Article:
The thing is …
Icy blonde Rykarda Parasol brings her brooding rock to Chico
It’s just after 11:30 on a Friday morning. Over the phone from San Francisco, Rykarda Parasol says she “had some people over last night.” There seems to be an implication, and she notices immediately that it’s nowhere even close to getting picked up on. She nudges the ball of yarn a little, explaining: “A thing, with some bands … “
Parasol’s living quarters are squeezed into a small corner room of The Hive, her large San Francisco “salon and club” that she uses for a variety of art and social events. It sounds like the type of place where brilliant people from various spheres of the artistic community go to enjoy a “thing” with some bands, and if you didn’t hear about it, then you weren’t invited.
The former Austin, Texas, resident returned to her native San Francisco in 2001 and formed the band that is now Rykarda Parasol and the Tower Ravens. The band delivers a murky, moody tone that is equal parts dread and refinement, like drinking hemlock from a martini glass.
Accompanying this atmosphere are songs concerning, as Parasol explains, “morally challenged characters.” For subject matter, the gang’s all here: murder, heartbreak, lust. The grinning devils haunting western fiction all throw a ticker tape parade in Parasol’s songs.
“There was something about wanting to connect,” Parasol says, concerning her choice to make music. “It’s intimate. There’s drama and reaction. I studied painting when I was younger. Then I discovered I have a low, raspy voice, and I was frustrated with how women in music were represented in the ‘90s. They were always screaming. My mother was already yelling at me, and I didn’t need more of that!”
This hope to produce something new and original remains. Comparisons to Parasol’s music are both easy and difficult to make, but she brings up one of the more interesting comparisons.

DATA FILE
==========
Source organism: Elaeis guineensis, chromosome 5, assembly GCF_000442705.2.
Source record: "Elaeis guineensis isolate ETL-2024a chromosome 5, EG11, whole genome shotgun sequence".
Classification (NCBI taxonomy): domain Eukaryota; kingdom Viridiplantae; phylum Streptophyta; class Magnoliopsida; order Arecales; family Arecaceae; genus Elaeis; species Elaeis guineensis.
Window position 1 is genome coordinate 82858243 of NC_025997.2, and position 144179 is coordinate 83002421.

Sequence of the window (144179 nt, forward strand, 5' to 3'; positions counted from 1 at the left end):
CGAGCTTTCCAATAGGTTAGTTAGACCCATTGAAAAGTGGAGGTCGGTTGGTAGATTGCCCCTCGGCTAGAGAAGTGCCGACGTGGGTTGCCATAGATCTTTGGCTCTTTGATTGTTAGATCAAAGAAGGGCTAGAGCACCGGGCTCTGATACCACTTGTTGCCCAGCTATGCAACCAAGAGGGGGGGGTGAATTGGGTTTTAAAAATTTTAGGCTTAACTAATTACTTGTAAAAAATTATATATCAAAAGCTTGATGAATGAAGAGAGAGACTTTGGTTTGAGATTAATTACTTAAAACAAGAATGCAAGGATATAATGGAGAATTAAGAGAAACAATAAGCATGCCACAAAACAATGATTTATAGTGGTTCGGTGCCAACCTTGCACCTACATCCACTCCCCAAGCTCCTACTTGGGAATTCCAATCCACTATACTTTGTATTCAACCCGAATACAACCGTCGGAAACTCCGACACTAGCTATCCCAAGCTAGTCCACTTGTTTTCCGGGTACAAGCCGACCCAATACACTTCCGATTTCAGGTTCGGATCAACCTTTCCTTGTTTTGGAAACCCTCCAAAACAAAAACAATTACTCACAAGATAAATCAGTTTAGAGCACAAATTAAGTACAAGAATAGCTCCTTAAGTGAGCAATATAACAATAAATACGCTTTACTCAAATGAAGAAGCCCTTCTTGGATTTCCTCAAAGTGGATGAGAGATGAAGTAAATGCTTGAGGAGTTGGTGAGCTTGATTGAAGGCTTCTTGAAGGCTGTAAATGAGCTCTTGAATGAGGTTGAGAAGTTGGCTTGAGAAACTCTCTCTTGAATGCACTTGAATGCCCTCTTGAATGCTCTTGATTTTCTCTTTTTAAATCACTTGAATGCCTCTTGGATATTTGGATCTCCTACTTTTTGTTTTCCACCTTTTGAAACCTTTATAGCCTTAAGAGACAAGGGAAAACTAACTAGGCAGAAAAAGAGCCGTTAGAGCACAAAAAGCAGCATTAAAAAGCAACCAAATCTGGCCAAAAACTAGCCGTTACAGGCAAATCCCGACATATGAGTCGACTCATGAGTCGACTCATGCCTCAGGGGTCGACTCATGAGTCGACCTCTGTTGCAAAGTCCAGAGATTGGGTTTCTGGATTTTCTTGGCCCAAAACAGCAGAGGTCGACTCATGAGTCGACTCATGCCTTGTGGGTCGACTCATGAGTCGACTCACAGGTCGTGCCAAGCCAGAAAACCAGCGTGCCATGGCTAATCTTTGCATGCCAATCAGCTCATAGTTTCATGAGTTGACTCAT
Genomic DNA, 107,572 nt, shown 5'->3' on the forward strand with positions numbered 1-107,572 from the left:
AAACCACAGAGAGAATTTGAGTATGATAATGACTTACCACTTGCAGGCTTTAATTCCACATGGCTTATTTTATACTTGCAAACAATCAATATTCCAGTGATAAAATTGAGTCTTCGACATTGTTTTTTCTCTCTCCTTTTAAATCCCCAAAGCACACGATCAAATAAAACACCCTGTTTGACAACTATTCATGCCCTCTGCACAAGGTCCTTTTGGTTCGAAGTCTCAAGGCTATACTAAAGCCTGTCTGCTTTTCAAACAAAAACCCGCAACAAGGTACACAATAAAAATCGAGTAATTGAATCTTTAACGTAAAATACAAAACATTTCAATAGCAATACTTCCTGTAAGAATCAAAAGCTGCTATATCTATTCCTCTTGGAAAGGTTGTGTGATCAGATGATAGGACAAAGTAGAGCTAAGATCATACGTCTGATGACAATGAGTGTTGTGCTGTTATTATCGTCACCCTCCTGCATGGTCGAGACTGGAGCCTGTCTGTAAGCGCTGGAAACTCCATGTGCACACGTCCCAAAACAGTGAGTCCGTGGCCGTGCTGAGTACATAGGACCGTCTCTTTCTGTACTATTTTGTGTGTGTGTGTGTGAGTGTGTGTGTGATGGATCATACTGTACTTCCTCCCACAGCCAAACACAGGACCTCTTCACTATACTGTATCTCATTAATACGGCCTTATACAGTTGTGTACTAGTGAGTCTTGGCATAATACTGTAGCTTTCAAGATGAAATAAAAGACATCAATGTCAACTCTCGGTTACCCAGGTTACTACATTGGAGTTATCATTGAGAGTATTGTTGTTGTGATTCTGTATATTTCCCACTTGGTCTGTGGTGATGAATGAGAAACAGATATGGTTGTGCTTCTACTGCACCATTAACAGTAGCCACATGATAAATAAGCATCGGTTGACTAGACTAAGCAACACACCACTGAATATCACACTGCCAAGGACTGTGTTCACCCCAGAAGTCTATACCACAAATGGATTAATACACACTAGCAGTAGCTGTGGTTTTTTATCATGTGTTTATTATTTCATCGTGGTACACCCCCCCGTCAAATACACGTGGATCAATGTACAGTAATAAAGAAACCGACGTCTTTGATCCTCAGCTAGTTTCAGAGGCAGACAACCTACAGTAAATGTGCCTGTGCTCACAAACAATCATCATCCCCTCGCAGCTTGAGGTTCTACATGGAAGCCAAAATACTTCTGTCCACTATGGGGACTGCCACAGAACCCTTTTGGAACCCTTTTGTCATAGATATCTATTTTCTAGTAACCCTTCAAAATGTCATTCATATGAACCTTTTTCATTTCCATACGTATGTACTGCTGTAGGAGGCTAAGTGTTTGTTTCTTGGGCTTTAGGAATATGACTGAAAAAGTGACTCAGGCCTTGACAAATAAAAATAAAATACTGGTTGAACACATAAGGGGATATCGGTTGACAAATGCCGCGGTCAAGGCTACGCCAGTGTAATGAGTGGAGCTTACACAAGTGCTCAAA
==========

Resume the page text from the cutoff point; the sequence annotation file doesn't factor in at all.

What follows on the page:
“I get compared to Alfred Hitchcock,” she said. “I like this because I feel attached to him. I think people often consider me an icy blonde, and I’m aware of that part of me, certainly. I think I was born with it, at least the icy part.”
As for more predictable juxtapositions, Parasol notes that when she gets compared to other female artists, she feels that people simply aren’t giving it a thorough listen.
“I mean, I understand what people are connecting between me and PJ Harvey, but I think there are aspects of her music that aren’t there in mine, and vice versa,” Parasol explains. “At the same time though, if someone compared what I’m doing to Michelle Branch or someone, I’d jump out a window in a very tall building.”
Parasol talks a bit about a children’s book she started. She barely remembers what it was about: “It involved a girl with imaginary friends. She finds a puppet … I think it was going to help kids overcome their shyness.”
This leads to talking about overcoming shyness herself. She rattles off about living in Austin (they know how to be in bands there, according to her) and using nonreligious characters in music (which she feels is an engaging change of pace from religious-themed songs of her contemporaries).
Has she ever played in Chico before? “No,” she says. “I hear it’s a party town.”
Guess that means Friday night at Nick’s Night Club with a couple other bands will be quite a “thing.”